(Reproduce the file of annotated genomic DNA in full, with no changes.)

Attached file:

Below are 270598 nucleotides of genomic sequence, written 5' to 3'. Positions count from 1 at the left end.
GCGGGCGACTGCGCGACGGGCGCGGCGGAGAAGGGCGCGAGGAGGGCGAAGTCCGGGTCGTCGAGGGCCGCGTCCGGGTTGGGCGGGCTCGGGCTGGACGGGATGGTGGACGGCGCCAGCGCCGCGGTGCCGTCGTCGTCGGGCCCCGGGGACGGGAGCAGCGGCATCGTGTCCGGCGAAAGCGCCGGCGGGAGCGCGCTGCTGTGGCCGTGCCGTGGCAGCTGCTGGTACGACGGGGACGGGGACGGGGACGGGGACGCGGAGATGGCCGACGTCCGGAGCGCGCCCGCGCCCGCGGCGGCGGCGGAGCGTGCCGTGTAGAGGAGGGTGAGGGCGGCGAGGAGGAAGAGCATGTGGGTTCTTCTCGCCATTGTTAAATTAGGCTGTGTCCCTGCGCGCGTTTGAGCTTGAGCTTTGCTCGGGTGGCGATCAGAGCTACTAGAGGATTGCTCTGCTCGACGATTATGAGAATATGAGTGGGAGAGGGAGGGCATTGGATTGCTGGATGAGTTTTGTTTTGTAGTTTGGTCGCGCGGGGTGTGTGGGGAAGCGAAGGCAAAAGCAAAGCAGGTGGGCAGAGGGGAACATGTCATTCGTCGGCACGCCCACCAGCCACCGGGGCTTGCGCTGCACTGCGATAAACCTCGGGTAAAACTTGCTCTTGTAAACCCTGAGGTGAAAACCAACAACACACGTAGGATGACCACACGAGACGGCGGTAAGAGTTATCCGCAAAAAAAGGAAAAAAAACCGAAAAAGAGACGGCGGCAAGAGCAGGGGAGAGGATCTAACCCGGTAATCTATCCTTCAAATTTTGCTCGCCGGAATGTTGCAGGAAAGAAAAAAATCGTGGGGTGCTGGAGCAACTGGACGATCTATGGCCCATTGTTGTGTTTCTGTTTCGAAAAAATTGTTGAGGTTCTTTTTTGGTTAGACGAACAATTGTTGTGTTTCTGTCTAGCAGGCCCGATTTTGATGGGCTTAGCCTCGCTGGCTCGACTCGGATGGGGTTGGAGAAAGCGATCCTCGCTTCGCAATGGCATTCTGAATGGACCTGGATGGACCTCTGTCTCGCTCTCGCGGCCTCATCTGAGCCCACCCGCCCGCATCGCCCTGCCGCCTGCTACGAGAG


Below are 270598 nucleotides of genomic sequence, written 5' to 3'. Positions count from 1 at the left end.
GCGGGCGACTGCGCGACGGGCGCGGCGGAGAAGGGCGCGAGGAGGGCGAAGTCCGGGTCGTCGAGGGCCGCGTCCGGGTTGGGCGGGCTCGGGCTGGACGGGATGGTGGACGGCGCCAGCGCCGCGGTGCCGTCGTCGTCGGGCCCCGGGGACGGGAGCAGCGGCATCGTGTCCGGCGAAAGCGCCGGCGGGAGCGCGCTGCTGTGGCCGTGCCGTGGCAGCTGCTGGTACGACGGGGACGGGGACGGGGACGGGGACGCGGAGATGGCCGACGTCCGGAGCGCGCCCGCGCCCGCGGCGGCGGCGGAGCGTGCCGTGTAGAGGAGGGTGAGGGCGGCGAGGAGGAAGAGCATGTGGGTTCTTCTCGCCATTGTTAAATTAGGCTGTGTCCCTGCGCGCGTTTGAGCTTGAGCTTTGCTCGGGTGGCGATCAGAGCTACTAGAGGATTGCTCTGCTCGACGATTATGAGAATATGAGTGGGAGAGGGAGGGCATTGGATTGCTGGATGAGTTTTGTTTTGTAGTTTGGTCGCGCGGGGTGTGTGGGGAAGCGAAGGCAAAAGCAAAGCAGGTGGGCAGAGGGGAACATGTCATTCGTCGGCACGCCCACCAGCCACCGGGGCTTGCGCTGCACTGCGATAAACCTCGGGTAAAACTTGCTCTTGTAAACCCTGAGGTGAAAACCAACAACACACGTAGGATGACCACACGAGACGGCGGTAAGAGTTATCCGCAAAAAAAGGAAAAAAAACCGAAAAAGAGACGGCGGCAAGAGCAGGGGAGAGGATCTAACCCGGTAATCTATCCTTCAAATTTTGCTCGCCGGAATGTTGCAGGAAAGAAAAAAATCGTGGGGTGCTGGAGCAACTGGACGATCTATGGCCCATTGTTGTGTTTCTGTTTCGAAAAAATTGTTGAGGTTCTTTTTTGGTTAGACGAACAATTGTTGTGTTTCTGTCTAGCAGGCCCGATTTTGATGGGCTTAGCCTCGCTGGCTCGACTCGGATGGGGTTGGAGAAAGCGATCCTCGCTTCGCAATGGCATTCTGAATGGACCTGGATGGACCTCTGTCTCGCTCTCGCGGCCTCATCTGAGCCCACCCGCCCGCATCGCCCTGCCGCCTGCTACGAGAG